Another helpful tool that helps you decide is WhatToMine. On this site, you can enter your hardware information and it will show you which coins can be mined by your system.
There are scammers in all types of business. Crypto is a business too, a very profitable one, so you should always pick a mining pool that has a good reputation behind it.
Pools are owned by individuals or groups of individuals, and if they mess up, the community ends up knowing of it sooner or later.
If you are interested in a mining pool, you can learn about its reputation by reading comments on Reddit, posts on huge crypto sites, etc. If a given pool has too many negative comments about it, it is best to avoid joining it.
One rule of thumb is that the larger a pool, the best. However, this is only true if your machine can keep up with everyone else in the pool.
If you have a humbler mining rig, then going for smaller pools can be a good business.
After all, mining pools are combined efforts to maximize profit when your solo power isn’t enough.
Then, try to find a balance between your solo computing power and that of a pool. It is by finding such balance that you can make a profit.
Again, choose a mining pool that has low latency for your location. Some pools have that information right on the main page.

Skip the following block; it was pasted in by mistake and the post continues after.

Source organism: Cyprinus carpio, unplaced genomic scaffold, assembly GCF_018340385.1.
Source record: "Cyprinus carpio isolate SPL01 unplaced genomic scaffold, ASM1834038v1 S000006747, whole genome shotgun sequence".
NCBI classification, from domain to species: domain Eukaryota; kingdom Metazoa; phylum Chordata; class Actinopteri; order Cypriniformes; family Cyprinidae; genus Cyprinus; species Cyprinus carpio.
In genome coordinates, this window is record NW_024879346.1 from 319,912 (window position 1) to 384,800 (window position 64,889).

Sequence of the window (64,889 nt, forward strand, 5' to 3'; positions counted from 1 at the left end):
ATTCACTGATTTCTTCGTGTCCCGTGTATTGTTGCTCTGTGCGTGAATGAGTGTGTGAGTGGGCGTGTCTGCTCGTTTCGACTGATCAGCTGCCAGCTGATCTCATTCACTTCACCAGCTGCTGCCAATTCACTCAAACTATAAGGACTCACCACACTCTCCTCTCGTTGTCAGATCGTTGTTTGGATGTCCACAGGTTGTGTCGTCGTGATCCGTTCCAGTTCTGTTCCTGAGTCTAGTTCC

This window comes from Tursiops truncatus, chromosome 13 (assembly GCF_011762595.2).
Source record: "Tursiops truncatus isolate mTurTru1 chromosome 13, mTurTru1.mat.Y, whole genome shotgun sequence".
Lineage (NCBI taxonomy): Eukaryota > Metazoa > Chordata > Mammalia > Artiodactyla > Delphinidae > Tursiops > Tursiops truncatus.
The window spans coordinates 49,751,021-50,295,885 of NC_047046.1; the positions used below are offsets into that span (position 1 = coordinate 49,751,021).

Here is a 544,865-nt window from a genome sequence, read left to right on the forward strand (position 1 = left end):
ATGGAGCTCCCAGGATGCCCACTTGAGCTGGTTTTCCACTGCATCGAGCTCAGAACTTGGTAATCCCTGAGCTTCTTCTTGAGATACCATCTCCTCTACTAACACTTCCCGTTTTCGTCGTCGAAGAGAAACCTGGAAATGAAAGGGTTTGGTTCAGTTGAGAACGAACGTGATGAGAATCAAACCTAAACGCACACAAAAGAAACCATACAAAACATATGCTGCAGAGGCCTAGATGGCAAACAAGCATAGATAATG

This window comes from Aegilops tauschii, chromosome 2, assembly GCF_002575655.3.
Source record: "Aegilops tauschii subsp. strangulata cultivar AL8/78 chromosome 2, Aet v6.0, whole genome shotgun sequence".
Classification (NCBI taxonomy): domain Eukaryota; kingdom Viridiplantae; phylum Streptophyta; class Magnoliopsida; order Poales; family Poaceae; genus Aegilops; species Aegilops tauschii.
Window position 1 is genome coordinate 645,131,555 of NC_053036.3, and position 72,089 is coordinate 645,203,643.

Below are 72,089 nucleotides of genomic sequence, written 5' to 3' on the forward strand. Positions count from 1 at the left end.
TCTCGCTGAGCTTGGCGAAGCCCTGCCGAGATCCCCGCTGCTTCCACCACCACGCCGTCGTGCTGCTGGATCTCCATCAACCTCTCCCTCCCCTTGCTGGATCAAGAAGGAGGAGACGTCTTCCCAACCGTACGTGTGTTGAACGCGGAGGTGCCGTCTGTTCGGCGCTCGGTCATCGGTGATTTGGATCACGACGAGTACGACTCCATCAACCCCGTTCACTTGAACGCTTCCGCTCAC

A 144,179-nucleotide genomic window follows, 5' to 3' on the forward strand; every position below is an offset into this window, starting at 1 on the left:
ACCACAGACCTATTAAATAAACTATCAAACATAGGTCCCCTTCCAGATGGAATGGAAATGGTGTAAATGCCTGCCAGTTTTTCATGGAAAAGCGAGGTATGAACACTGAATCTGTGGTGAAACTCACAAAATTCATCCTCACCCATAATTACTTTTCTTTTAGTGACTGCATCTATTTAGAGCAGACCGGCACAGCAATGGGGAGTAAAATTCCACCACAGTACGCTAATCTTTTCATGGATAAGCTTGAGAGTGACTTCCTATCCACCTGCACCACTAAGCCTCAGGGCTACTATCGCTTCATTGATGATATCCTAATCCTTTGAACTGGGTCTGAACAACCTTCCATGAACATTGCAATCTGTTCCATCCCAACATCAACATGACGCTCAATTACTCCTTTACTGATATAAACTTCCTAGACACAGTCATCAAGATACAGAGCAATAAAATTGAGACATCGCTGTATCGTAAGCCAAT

With others, you will have to figure out through other methods, such as testing.
Which Coins Are Best To Mine?
This is a common question that new miners ask even before they start mining. There are different ways to answer, as we should consider what “best” means.
Usually, “best” is about profitability and/or ease of mining (this relates to the competitiveness of a network).
However, it can also be acceptability as a means of buying things, or how good is the technology so you should become a part of the network to support its development.
With the last criteria, there are so many options. After all, blockchain technology has been booming all around the world. Many professionals are working hard to implement new, exciting features.
The Ethereum network, for example, allows multiple tokens to be issued, creating different currencies and also decentralized apps (DAPPS).
If all you want is profit, then let’s take a look at some coins which are profitable and easy to mine:
Monero (XMR) has been popular for a long time now. It is easy to mine even without a GPU, but then you would not get too much profit out of the activity.
With a GPU, however, things change and you can start to make money out of mining.
Monero is characterized by making it even more difficult to track transactions. Unlike other digital currencies, Monero does not arise from the bitcoin code.
A new protocol called CryptoNote, created from scratch is used.
It takes the privacy of user data even more seriously and makes it difficult to track the values sent from one person to another.
Monero’s advocates consider the cryptocurrency to be the first that actually makes any kind of tracking impossible.